British troops are being withdrawn from Kowloon, on the mainland, to Hong Kong, it was stated authoritatively in London yesterday.

The Japanese are using very, powerful land, air and sea forces, but the British front lines are now less vulnerable to attacks and are better protected by artillery and planes. They extend now along the world-famous water-front facing the mainland, where the Japanese have captured 300 square miles of the leased territories.

Japan claimed that Fort Moh Sing Ling at Hong Kong had been destroyed

Rearguard Action

The Japanese have got little, however, for the British destroyed everything that could possibly be of use to the Japanese.

After fighting with the utmost gallantry a slow rearguard action and inflicting terrible punishment on the Japanese, the British forces, including Scots, Canadians and Indians, strengthened with 2,000 local defence volunteers, are now digging in on the island in accordance with plans laid down as far back as August, 1938.

The British womenfolk are remaining on the island. All have been conscripted into the nursing services and there is an unending supply of Chinese volunteer labour.

A glance over at the Express reveals a thoughtful page 1 article:


Hongkong, besieged and under shellfire

last night, sent this radio to London:



Express Military Reporter MORLEY RICHARDS

 FROM besieged Hongkong, shelled all day from short range and bombed without respite, this message was

flashed last n i g h t : ” We all thank you most sincerely for your heartening message. We intend to do our best.”

The message came from Hongkong’s Governor, 54-year-old Sir Mark Young . In reply to Mr Churchill’s message ‘We are all with you’.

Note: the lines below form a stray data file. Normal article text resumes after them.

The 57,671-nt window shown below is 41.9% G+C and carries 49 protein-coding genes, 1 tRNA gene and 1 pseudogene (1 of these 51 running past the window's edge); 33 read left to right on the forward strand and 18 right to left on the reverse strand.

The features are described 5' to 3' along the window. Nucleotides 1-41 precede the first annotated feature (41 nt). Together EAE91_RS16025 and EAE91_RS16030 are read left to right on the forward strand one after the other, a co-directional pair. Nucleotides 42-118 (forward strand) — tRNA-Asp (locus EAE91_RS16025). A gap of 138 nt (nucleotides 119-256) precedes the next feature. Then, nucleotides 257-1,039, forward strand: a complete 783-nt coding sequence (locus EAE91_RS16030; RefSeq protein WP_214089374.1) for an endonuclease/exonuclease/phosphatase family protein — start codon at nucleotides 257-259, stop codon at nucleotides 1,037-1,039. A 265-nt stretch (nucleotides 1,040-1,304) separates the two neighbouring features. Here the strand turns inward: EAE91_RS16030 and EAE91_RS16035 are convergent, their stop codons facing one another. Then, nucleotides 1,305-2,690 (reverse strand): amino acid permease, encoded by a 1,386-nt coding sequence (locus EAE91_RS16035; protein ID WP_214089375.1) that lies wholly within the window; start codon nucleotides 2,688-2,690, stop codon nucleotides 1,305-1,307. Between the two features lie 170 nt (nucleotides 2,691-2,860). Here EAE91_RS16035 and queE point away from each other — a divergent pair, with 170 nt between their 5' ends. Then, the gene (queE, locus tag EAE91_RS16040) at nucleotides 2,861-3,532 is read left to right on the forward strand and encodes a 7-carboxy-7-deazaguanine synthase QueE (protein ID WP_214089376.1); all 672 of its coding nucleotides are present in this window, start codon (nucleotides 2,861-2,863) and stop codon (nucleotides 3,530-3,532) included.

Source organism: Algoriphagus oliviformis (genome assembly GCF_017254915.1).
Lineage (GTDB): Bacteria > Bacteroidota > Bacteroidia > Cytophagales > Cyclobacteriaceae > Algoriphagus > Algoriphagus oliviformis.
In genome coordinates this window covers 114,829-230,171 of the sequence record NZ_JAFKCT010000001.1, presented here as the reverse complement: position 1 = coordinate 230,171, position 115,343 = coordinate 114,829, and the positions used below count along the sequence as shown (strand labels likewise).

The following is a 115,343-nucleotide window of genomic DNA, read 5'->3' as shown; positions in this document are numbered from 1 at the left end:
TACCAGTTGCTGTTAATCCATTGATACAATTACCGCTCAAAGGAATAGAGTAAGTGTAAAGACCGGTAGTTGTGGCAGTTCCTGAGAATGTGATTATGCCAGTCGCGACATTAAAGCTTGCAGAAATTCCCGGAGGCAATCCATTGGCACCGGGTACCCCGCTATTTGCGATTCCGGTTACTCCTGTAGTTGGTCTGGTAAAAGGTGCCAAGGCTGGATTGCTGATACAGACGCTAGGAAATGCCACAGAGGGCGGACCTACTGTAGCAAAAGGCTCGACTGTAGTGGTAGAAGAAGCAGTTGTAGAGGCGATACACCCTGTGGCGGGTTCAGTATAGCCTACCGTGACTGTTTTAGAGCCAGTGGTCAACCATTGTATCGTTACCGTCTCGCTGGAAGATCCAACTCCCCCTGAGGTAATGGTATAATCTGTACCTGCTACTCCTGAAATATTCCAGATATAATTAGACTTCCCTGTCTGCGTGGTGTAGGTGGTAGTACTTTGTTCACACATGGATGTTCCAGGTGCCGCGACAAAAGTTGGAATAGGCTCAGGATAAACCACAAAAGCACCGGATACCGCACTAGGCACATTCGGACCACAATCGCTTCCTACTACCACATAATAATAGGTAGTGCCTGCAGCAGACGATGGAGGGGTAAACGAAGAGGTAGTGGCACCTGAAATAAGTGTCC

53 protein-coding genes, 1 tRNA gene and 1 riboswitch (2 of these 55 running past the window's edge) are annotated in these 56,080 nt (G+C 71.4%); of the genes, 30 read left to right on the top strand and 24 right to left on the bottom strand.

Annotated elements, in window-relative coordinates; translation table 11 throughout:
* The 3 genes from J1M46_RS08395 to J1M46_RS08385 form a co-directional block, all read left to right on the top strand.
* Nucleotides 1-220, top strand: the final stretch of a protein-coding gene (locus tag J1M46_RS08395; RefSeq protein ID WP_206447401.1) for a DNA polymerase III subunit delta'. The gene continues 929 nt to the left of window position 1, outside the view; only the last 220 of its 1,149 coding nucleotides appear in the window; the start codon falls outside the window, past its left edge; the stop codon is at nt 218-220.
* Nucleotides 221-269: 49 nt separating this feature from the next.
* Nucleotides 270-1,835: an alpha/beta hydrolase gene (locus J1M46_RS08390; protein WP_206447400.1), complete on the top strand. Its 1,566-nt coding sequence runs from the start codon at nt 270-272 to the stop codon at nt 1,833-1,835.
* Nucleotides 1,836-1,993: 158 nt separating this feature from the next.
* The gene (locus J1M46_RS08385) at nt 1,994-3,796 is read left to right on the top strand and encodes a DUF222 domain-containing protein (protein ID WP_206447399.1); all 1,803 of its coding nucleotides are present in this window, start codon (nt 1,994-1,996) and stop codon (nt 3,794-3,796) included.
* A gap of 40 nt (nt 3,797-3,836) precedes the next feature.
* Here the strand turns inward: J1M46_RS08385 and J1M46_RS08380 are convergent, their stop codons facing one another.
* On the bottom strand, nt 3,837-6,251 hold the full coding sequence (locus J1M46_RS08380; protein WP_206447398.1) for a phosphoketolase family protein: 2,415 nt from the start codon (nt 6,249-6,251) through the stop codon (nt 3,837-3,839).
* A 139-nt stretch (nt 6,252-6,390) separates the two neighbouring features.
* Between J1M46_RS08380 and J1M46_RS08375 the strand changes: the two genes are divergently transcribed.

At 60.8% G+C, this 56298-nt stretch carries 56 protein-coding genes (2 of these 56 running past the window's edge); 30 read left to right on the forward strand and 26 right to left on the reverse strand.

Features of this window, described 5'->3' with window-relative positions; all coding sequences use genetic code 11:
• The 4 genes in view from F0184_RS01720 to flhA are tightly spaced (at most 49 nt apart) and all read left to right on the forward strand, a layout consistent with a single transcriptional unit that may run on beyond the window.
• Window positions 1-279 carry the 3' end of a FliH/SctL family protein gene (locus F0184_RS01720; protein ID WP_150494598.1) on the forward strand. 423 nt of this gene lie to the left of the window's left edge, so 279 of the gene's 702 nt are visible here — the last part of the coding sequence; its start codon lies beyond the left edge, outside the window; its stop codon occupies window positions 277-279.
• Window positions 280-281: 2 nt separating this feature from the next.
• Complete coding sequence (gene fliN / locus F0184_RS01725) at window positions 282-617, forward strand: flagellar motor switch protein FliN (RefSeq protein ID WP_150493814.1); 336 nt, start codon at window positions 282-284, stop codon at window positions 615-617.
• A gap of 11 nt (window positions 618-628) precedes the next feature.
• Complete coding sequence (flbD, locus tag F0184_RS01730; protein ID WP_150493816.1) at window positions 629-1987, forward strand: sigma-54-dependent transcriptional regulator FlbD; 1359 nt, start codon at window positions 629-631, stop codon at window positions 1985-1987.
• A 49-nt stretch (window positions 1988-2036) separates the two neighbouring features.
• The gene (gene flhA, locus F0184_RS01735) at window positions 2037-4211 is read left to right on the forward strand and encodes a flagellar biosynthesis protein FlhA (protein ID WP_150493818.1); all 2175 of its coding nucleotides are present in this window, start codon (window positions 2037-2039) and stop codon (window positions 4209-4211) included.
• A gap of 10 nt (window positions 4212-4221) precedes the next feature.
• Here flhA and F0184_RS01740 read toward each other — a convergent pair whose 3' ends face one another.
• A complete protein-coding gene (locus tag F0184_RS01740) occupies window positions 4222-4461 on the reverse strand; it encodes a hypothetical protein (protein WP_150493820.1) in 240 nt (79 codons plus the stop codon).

Tokyo radio yesterday predicted that the fate of Hongkong would be “decided in a matter of days”

 The Express is more realistic than the Mirror about the prospects of relief from the Chinese Army:

 Marshal Chiang Kai-shek’s offensive in the Canton area, though gaining ground, is still a long way from directly affecting Hongkong’s besiegers. It is directed more to harassing the enemy’s flanks.

 The paper reports that the Japanese are occupying Kowloon and predicts (wrongly of course) that they’ll try to take Hong Kongby siege and bombardment rather than direct assault:

 The enemy can draw on heavy reserves free from interruption and may decide that his best plan is to blast the garrison into submission while attempting a strict blockade to produce eventual starvation. Frontal assault would inevitably mean staggering losses to the Japs, and not necessarily success.

 There is an optimistic assessment of the Colony’s water supply now that the reservoirs have been captured. It seems to me that the Express is doing well at trying to be both informative and upbeat. This is going to be an increasingly difficult task.

[1] Phillip Snow, The Fall of Hong Kong, 74-75.

[2] Escape From The Blooded Sun, 39.

[3] The Fall of Hong Kong, 370.

[5] John M. Carroll, A Concise History of Hong Kong, 119.

[6] Gerald Horne’s Race War! gleefully assembles evidence of the racism of pre-warHong Kong and suggests ways in which it helped weaken the colony in the case of the Japanese.

[7] Hong Kong Incident, 61.